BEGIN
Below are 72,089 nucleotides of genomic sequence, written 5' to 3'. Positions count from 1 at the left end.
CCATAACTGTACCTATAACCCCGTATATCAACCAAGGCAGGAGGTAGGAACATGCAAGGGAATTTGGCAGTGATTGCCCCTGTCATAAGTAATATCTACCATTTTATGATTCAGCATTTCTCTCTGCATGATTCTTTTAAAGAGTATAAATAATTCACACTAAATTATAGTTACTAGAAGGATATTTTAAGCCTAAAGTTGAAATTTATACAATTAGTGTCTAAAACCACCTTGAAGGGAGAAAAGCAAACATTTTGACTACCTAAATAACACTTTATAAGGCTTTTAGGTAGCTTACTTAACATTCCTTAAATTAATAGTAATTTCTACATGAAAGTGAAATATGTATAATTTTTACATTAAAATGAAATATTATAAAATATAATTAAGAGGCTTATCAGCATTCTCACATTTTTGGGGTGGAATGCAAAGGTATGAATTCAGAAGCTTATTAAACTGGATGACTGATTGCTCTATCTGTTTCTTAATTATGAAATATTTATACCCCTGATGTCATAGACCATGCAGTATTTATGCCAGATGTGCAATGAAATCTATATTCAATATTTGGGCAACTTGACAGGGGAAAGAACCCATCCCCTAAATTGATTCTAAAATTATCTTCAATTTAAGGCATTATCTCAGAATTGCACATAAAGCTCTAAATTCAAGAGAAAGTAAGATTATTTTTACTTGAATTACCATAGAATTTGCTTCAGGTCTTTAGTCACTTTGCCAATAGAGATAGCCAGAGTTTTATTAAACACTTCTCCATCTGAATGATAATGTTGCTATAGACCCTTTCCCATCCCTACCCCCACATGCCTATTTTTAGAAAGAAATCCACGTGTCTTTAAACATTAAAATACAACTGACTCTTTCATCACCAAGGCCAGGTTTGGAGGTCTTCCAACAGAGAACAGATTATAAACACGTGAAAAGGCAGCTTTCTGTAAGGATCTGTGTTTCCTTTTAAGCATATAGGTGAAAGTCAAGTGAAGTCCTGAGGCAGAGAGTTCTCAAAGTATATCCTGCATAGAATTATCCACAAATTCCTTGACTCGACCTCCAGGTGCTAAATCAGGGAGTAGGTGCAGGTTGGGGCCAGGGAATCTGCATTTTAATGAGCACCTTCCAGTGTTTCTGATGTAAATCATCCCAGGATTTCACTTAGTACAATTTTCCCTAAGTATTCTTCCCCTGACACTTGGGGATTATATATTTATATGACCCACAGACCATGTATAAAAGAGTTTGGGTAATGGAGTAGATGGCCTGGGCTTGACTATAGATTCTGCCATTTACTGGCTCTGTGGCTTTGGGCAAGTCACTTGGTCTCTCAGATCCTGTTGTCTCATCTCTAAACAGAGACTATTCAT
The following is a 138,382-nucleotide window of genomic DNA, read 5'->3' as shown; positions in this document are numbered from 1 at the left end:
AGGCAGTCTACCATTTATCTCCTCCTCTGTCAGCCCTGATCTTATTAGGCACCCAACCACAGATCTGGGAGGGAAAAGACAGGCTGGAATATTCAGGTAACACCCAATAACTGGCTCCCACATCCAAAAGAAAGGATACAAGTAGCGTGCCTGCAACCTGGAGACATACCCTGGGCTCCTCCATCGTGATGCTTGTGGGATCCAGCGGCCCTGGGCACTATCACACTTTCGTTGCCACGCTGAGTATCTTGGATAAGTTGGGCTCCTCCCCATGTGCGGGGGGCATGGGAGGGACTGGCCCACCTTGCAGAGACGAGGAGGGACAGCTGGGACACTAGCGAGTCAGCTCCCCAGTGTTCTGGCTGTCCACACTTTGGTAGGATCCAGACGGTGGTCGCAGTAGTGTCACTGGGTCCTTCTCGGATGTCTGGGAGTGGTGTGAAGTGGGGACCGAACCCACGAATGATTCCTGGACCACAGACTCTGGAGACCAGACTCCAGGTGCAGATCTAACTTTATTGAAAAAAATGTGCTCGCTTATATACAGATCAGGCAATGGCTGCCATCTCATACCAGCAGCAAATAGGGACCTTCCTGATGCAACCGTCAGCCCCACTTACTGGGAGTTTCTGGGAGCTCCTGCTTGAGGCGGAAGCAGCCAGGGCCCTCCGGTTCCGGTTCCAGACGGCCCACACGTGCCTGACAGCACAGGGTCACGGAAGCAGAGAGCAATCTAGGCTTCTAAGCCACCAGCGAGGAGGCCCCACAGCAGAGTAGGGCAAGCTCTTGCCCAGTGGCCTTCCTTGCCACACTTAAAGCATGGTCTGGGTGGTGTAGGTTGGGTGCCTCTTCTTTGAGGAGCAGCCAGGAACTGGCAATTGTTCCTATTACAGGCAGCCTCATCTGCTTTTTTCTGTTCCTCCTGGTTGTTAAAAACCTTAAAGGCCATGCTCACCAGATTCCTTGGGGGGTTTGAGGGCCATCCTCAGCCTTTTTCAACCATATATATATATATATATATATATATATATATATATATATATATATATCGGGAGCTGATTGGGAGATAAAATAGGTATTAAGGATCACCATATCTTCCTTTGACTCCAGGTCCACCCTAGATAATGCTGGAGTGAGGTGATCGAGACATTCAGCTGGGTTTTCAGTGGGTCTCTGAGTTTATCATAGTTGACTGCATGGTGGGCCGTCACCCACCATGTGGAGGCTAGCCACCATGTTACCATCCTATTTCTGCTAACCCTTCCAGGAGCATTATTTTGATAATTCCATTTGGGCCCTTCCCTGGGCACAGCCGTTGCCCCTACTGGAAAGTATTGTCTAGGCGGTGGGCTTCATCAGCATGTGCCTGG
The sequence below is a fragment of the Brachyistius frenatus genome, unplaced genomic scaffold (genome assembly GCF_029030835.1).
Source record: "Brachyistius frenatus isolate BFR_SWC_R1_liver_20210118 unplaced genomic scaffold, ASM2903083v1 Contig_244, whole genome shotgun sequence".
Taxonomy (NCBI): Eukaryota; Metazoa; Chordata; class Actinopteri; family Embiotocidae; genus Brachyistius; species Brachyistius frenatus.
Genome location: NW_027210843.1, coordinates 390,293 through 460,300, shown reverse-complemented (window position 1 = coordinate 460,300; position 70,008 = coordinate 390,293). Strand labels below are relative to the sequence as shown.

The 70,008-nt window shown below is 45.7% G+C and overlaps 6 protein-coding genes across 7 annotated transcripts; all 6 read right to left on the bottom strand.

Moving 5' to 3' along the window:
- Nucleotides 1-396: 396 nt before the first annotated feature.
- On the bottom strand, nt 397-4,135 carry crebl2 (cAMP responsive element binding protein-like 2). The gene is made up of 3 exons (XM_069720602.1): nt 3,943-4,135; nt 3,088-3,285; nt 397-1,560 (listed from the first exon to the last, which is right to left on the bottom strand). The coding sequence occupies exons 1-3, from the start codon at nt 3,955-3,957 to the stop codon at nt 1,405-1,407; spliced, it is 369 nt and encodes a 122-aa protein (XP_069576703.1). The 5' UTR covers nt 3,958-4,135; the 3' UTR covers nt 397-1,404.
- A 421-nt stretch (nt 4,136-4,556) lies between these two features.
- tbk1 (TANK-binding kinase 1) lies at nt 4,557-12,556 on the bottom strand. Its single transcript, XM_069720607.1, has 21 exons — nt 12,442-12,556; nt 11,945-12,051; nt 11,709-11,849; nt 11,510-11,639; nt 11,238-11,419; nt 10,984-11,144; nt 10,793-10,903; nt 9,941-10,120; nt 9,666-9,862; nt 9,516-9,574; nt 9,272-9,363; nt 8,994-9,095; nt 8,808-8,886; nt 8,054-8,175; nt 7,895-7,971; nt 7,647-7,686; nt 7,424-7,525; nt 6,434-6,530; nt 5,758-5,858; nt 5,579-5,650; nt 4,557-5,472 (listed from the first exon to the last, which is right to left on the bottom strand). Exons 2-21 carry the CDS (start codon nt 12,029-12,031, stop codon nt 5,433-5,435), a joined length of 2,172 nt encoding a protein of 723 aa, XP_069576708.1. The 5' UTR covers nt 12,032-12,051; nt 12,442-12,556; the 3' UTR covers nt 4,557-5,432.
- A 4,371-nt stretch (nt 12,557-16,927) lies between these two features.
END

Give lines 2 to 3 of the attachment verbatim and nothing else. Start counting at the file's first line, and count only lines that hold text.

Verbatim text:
CCATAACTGTACCTATAACCCCGTATATCAACCAAGGCAGGAGGTAGGAACATGCAAGGGAATTTGGCAGTGATTGCCCCTGTCATAAGTAATATCTACCATTTTATGATTCAGCATTTCTCTCTGCATGATTCTTTTAAAGAGTATAAATAATTCACACTAAATTATAGTTACTAGAAGGATATTTTAAGCCTAAAGTTGAAATTTATACAATTAGTGTCTAAAACCACCTTGAAGGGAGAAAAGCAAACATTTTGACTACCTAAATAACACTTTATAAGGCTTTTAGGTAGCTTACTTAACATTCCTTAAATTAATAGTAATTTCTACATGAAAGTGAAATATGTATAATTTTTACATTAAAATGAAATATTATAAAATATAATTAAGAGGCTTATCAGCATTCTCACATTTTTGGGGTGGAATGCAAAGGTATGAATTCAGAAGCTTATTAAACTGGATGACTGATTGCTCTATCTGTTTCTTAATTATGAAATATTTATACCCCTGATGTCATAGACCATGCAGTATTTATGCCAGATGTGCAATGAAATCTATATTCAATATTTGGGCAACTTGACAGGGGAAAGAACCCATCCCCTAAATTGATTCTAAAATTATCTTCAATTTAAGGCATTATCTCAGAATTGCACATAAAGCTCTAAATTCAAGAGAAAGTAAGATTATTTTTACTTGAATTACCATAGAATTTGCTTCAGGTCTTTAGTCACTTTGCCAATAGAGATAGCCAGAGTTTTATTAAACACTTCTCCATCTGAATGATAATGTTGCTATAGACCCTTTCCCATCCCTACCCCCACATGCCTATTTTTAGAAAGAAATCCACGTGTCTTTAAACATTAAAATACAACTGACTCTTTCATCACCAAGGCCAGGTTTGGAGGTCTTCCAACAGAGAACAGATTATAAACACGTGAAAAGGCAGCTTTCTGTAAGGATCTGTGTTTCCTTTTAAGCATATAGGTGAAAGTCAAGTGAAGTCCTGAGGCAGAGAGTTCTCAAAGTATATCCTGCATAGAATTATCCACAAATTCCTTGACTCGACCTCCAGGTGCTAAATCAGGGAGTAGGTGCAGGTTGGGGCCAGGGAATCTGCATTTTAATGAGCACCTTCCAGTGTTTCTGATGTAAATCATCCCAGGATTTCACTTAGTACAATTTTCCCTAAGTATTCTTCCCCTGACACTTGGGGATTATATATTTATATGACCCACAGACCATGTATAAAAGAGTTTGGGTAATGGAGTAGATGGCCTGGGCTTGACTATAGATTCTGCCATTTACTGGCTCTGTGGCTTTGGGCAAGTCACTTGGTCTCTCAGATCCTGTTGTCTCATCTCTAAACAGAGACTATTCAT
The following is a 138,382-nucleotide window of genomic DNA, read 5'->3' as shown; positions in this document are numbered from 1 at the left end: